Climate is a global public good, global action is needed: Dr. Patra

Speech of the Deputy Governor, RBI, at the Annual Central Banking Seminar, a flagship event of the Federal Reserve Bank of New York

Dr. Michael Debabrata Patra: We can reverse climate change because we have induced it

Dr. Michael Debabrata Patra, 

Deputy Governor, RBI

Mumbai, November 8, 2023:  Towards A Greener Cleaner India - Inaugural Address by Dr. Michael Debabrata Patra, at the New York Fed Central Banking Seminar organised by the Federal Reserve Bank, at New York, on October 9, 2023.

I am delighted to be here again at the prestigious Annual Central Banking Seminar, a flagship event of the Federal Reserve Bank of New York for which it has earned global renown. It is truly an honour to interact with central bankers from around the world, our community of tomorrow. You embody the theme of India’s G20 Presidency – Vasudhaivya Kutumbakam: the world is one family.

The Climate is Striking Back

In my past interactions in this Seminar, I have dwelled on macroeconomic stability; price stability; exchange rate stability; financial stability – all essentially issues centered around the core competence of conservative central bankers from which we are reluctant to stray. After all, central banks stand for stability.

Today, however, I will venture to address a theme which threatens to overwhelm all these aspects of stability – the sum of all fears, to borrow the name of a gripping 2002 movie starring Ben Affleck and Morgan Freeman. It is a theme about which several central banks have expressed reservations about engaging in order to avoid mission creep, while others have expressed inability in view of lacking the instruments to deal with it. The stark ominous reality is that the climate is striking back. Central banks cannot be immune or inactive any longer.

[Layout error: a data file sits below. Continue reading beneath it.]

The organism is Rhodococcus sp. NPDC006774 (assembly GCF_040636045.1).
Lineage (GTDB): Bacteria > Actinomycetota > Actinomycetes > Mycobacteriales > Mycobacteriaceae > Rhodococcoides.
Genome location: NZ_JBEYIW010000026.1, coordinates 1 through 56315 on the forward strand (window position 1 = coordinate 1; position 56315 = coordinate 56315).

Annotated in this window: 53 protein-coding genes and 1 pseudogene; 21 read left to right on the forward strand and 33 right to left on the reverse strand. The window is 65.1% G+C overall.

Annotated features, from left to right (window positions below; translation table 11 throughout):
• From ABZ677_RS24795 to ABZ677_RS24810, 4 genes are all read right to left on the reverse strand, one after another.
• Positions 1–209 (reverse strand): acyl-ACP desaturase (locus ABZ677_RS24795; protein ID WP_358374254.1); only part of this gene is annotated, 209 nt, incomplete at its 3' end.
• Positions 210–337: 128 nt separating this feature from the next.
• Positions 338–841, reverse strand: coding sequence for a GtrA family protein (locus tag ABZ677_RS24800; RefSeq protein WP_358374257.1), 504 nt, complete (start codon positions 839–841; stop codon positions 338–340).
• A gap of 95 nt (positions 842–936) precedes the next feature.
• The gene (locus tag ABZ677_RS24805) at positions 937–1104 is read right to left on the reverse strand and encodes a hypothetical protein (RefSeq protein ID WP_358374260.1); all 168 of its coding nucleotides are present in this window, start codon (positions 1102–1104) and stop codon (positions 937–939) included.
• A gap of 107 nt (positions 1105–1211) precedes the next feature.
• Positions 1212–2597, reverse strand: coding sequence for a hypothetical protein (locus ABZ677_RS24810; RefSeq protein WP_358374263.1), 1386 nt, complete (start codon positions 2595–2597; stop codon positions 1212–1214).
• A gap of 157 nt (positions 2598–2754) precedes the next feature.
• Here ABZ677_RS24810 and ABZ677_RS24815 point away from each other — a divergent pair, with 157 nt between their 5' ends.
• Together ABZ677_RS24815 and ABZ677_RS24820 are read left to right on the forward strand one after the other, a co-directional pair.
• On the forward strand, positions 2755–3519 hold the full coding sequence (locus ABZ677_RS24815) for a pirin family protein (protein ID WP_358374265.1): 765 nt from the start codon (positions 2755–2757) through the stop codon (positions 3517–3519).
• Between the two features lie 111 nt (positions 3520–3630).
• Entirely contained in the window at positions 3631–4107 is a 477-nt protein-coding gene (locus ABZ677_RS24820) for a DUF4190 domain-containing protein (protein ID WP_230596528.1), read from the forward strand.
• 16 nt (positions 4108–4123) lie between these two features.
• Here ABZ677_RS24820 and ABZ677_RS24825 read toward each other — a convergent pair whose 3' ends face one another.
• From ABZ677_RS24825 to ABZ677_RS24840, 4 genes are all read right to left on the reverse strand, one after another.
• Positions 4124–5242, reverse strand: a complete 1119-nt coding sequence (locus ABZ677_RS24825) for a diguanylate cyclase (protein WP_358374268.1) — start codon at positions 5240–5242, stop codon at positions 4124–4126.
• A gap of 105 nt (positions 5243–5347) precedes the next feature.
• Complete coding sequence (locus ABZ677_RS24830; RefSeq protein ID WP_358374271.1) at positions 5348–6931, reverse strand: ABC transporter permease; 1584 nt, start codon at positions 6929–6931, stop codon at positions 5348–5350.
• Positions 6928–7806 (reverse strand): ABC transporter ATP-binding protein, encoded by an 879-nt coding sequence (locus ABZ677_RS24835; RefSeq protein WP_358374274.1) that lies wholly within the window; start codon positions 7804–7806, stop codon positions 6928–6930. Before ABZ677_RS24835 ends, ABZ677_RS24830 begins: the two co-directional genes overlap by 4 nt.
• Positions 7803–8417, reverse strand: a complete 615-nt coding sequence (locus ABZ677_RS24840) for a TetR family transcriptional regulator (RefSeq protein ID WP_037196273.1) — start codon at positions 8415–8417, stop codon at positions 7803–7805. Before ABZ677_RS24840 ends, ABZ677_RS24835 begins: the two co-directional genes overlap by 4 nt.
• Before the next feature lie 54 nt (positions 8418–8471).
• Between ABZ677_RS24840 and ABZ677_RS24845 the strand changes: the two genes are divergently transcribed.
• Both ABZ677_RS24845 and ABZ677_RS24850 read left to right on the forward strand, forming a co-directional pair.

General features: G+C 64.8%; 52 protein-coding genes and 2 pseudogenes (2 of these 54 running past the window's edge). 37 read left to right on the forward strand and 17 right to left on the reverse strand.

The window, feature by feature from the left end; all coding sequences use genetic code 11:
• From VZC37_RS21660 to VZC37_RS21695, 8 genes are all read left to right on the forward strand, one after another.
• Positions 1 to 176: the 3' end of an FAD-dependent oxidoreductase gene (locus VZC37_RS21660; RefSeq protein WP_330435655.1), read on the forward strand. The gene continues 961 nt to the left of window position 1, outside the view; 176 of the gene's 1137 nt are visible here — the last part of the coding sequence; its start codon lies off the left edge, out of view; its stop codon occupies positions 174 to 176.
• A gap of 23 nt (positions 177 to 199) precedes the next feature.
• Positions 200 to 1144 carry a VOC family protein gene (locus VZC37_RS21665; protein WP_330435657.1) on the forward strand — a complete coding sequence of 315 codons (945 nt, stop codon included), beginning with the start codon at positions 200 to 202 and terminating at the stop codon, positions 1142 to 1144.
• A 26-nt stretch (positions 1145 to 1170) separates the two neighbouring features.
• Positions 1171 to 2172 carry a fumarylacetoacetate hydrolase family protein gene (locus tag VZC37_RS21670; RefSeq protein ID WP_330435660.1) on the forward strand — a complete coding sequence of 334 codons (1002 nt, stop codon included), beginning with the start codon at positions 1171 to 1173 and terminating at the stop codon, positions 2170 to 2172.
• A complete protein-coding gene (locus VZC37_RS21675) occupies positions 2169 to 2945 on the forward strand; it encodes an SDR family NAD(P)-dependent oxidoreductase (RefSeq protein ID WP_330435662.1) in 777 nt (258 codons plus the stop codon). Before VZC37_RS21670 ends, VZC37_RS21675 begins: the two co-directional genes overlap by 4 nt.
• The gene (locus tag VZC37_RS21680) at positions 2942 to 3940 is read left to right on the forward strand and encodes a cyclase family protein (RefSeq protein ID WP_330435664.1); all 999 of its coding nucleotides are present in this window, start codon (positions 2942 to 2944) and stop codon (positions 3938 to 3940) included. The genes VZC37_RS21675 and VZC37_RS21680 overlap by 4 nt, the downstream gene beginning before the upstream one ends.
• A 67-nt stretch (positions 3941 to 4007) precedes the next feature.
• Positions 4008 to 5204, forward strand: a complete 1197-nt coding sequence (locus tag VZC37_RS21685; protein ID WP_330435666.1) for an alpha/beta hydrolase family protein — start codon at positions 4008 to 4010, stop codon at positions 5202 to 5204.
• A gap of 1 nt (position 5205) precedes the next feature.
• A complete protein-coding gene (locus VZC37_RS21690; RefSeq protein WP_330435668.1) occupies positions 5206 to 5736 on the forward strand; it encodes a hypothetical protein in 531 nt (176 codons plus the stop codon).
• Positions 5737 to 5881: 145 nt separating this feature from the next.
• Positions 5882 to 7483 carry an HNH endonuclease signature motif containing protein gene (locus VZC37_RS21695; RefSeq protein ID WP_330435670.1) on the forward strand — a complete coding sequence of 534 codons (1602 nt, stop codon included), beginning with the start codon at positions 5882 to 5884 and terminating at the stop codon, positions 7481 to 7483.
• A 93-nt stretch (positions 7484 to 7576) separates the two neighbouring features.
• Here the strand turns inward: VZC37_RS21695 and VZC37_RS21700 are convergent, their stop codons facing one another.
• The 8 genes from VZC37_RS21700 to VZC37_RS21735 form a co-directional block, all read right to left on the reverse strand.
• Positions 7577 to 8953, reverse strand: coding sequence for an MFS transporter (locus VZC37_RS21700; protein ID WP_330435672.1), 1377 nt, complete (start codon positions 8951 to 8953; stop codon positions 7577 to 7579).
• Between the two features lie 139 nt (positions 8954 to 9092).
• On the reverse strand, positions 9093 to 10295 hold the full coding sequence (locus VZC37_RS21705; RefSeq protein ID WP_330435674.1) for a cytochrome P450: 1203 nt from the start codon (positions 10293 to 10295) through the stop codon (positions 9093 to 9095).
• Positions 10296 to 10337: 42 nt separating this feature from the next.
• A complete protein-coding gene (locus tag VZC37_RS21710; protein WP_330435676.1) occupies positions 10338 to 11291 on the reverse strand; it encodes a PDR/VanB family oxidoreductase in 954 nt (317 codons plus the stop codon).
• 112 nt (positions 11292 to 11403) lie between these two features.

Climate change is not new. The earth’s climate has changed in the past, and quite drastically. The Smithsonian National Museum of Natural History has released findings about the earth’s temperature over the last 500 million years2. They show warm temperatures dominating most of the time, with global temperatures repeatedly rising above 26.6 degree Celsius (°C) and even above 32°C – much too warm for ice sheets or perennial sea ice. In fact, polar caps cannot exist when the temperature crosses 18°C. This is the fever line. About 250 million years ago, it was too hot for even swamps to exist! In the last 100 million years, global temperatures have peaked twice. In fact, during much of the Paleocene3 and early Eocene4 epochs 55-56 million years ago, the poles were free of ice caps, and palm trees and crocodiles lived above the Arctic Circle. About 60 million years ago, the earth’s climate changed dramatically due to the devastating impact of a large asteroid colliding with the earth, leading to the extinction of dinosaurs. However, one dinosaur survived – the theropod group, which included T-rex. It evolved into the birds that rule earth’s skies today.

Modern human civilisation, which has developed over just the past 10,000 years or so, has seen a period of low temperatures and relative global climate stability. Compared to most of the earth’s history, this period has been cold at 14.8°C, known as the inter-glacial period5. The earth’s temperature has begun rising. In September 2023 it averaged 16.4°C degrees Celsius, 1.75 degrees warmer than the pre-industrial period of 1850-1900 (World Meteorological Organisation (WMO), October 2023)6. The warming up of the climate can have cataclysmic consequences.

Climate Catastrophes Paralysing Earth